They've Seen Lots of Droughts, But This One's Different

BERKELEY, California—In the drought-plagued suburbs east of San Francisco Bay, John Baker watches his home’s water meter more closely than his TV.

Having lived through two other major droughts over the past four decades, the 67-year-old software engineer once again is doing everything he can think of to save water. Laundry is washed once every three weeks, water for daily tasks is meted out drip by drip, and the long, hot showers Baker used to love are now history. This regime has cut his family’s water use in the past year to fewer than 40 gallons per person each day, less than half of the state average.  (Read “5 Things You Should Know About California’s Water Crisis.”)

But as California’s four-years-and-counting dry spell wears on, Baker and other drought veterans say this one is unlike anything they have experienced before.

During the droughts of 1976-77 and 1987-1992, Californians were confident that the rains and snows—and their lifestyles—would return to normal. Now, heading into another arid summer, with cities facing unprecedented statewide water restrictions, they share a growing realization that things may never be “normal” again. (Read “If You Think the Water Crisis Can't Get Worse, Wait Until the Aquifers Are Drained.”)

“What’s different about this drought?” asks Baker. “A lot of things.” The severity and scope scare him more than past droughts, and the specter of climate change looms large. While the last protracted dry spell seemed manageable, this time, “we’re all wondering, is this the start of something much bigger?”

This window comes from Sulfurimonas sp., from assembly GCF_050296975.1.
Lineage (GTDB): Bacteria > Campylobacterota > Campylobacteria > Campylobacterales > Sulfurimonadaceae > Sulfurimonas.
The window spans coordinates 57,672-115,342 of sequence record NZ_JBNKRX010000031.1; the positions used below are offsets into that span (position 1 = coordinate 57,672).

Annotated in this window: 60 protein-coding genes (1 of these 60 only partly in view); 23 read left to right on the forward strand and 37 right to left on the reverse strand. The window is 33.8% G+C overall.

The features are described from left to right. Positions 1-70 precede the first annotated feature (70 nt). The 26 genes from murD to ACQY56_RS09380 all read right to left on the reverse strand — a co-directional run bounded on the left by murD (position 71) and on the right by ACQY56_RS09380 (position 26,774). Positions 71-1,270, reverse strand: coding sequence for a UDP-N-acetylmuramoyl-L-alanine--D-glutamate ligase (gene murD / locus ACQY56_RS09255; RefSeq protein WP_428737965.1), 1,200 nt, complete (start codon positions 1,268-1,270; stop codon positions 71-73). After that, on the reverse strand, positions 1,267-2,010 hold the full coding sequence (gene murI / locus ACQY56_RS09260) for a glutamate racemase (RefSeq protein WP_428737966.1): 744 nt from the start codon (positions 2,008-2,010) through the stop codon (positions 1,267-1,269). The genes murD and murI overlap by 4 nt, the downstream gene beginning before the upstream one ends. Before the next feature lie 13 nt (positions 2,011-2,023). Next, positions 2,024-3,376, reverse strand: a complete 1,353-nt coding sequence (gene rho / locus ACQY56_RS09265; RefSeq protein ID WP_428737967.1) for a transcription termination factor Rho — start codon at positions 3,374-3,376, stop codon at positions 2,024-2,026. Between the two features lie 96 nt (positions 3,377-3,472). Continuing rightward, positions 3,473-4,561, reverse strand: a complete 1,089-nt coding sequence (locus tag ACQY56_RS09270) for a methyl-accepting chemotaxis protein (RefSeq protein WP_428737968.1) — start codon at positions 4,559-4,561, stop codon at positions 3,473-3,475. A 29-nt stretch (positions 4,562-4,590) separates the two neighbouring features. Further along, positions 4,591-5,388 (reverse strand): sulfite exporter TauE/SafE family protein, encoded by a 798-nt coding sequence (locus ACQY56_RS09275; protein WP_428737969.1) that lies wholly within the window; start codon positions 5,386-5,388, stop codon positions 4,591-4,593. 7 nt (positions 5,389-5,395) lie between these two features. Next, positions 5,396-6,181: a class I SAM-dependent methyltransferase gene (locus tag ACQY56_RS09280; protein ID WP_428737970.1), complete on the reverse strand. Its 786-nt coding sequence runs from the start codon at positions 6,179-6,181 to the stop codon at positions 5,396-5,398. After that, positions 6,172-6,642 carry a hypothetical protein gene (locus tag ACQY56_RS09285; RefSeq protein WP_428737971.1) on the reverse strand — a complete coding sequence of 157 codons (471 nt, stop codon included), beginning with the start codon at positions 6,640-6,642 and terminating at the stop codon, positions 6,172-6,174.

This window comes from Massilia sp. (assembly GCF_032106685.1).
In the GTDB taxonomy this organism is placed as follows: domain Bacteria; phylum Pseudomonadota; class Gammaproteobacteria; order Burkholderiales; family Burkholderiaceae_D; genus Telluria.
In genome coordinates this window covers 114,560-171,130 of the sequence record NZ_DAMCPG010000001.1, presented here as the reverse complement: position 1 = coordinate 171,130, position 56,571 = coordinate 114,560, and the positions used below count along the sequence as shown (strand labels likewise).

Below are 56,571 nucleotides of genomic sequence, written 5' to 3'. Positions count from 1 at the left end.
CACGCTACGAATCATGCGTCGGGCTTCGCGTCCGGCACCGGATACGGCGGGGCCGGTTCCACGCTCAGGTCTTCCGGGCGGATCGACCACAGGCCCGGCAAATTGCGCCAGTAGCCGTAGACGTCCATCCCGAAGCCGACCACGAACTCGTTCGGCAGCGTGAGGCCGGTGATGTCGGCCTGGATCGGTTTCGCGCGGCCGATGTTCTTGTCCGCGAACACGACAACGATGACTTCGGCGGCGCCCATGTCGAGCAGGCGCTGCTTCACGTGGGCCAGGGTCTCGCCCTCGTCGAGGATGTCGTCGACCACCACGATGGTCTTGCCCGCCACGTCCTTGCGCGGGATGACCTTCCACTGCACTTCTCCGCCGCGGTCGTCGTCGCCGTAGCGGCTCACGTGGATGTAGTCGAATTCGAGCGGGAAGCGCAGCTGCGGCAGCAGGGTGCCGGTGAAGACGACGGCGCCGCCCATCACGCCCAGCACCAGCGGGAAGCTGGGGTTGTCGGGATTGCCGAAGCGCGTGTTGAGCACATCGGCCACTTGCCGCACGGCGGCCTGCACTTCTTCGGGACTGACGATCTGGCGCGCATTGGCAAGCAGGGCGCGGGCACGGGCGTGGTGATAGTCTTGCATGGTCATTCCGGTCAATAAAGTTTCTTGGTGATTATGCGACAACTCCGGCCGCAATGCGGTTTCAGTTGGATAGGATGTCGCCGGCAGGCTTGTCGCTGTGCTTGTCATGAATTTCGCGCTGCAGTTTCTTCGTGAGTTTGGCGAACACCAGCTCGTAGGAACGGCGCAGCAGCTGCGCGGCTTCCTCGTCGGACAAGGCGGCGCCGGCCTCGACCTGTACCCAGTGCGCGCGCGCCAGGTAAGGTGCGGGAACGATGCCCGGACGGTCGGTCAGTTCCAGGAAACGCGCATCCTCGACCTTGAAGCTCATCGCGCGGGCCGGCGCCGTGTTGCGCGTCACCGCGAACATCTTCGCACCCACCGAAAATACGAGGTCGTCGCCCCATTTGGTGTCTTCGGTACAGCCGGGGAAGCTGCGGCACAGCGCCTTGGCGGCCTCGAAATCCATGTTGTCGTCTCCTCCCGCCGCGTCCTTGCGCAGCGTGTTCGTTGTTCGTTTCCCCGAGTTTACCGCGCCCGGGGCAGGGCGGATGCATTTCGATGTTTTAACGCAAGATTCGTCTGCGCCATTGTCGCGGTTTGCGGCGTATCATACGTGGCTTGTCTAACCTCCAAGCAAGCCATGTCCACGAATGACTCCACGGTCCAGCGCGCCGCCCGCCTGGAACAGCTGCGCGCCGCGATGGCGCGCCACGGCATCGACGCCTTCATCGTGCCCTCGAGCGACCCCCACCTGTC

Many Californians now see water scarcity as the new reality, creating a water-miser culture that some say may be permanent.  This May, residential water use dropped 29 percent compared with May, 2013.

Los Angeles attorney Laura Vender sees the signs of change everywhere. During the last long drought, she recalls, people turned off sprinklers and drained pools—but quickly reverted to their usual ways after El Niño rains returned with vengeance in 1993. Now, some of these California icons are being permanently sacrificed to drought.

“People are just ripping up their lawns and putting down gravel. They’re saying ‘forget about it,’” Vender says. “It’s not a real attractive look. Kind of nouvelle San Quentin….Another thing they’re doing is painting their lawns green. Not a bad idea, I guess. But it’ll confuse your dog.”

An avid gardener, Vender has exchanged her own thirsty, calla lilies, and hydrangeas for low-water plants. All her neighbors in Los Angeles’ Hancock Park have dull, crispy lawns.

In Southern California, a Metropolitan Water District program offering rebates for turf removal has proved so popular its $100 million budget was depleted within a year. The budget has been expanded to $350 million—the largest such program in the nation—and is expected to pay for removing about 175 million square feet of water-guzzling lawns in its area serving 17 million people.

But while that ordeal was severe, Hart and her family always felt that if they took steps to conserve water, they would make it through. Now, she says, “There’s the idea that it’s going to keep going, that maybe we’re not going to be able to cut back as much as we need to… And then what’s going to happen?”

In fact, the effects on California will be far greater today than during previous droughts, says drought veteran Felicia Marcus. Chair of California’s Water Resources Control Board, Marcus was with at Los Angeles Department of Public Works during the drought in the late 1980s and early ‘90s. “It’s a much harsher and crowded and less-resilient situation than we had back then,” she says.

“It’s also worse precipitation-wise,” she adds. The Sierra snowpack, source of three-quarters of the state’s water supply, is nearly nil today, meaning there’s no runoff on the way for low reservoirs. “We’re just in a worse situation all around.”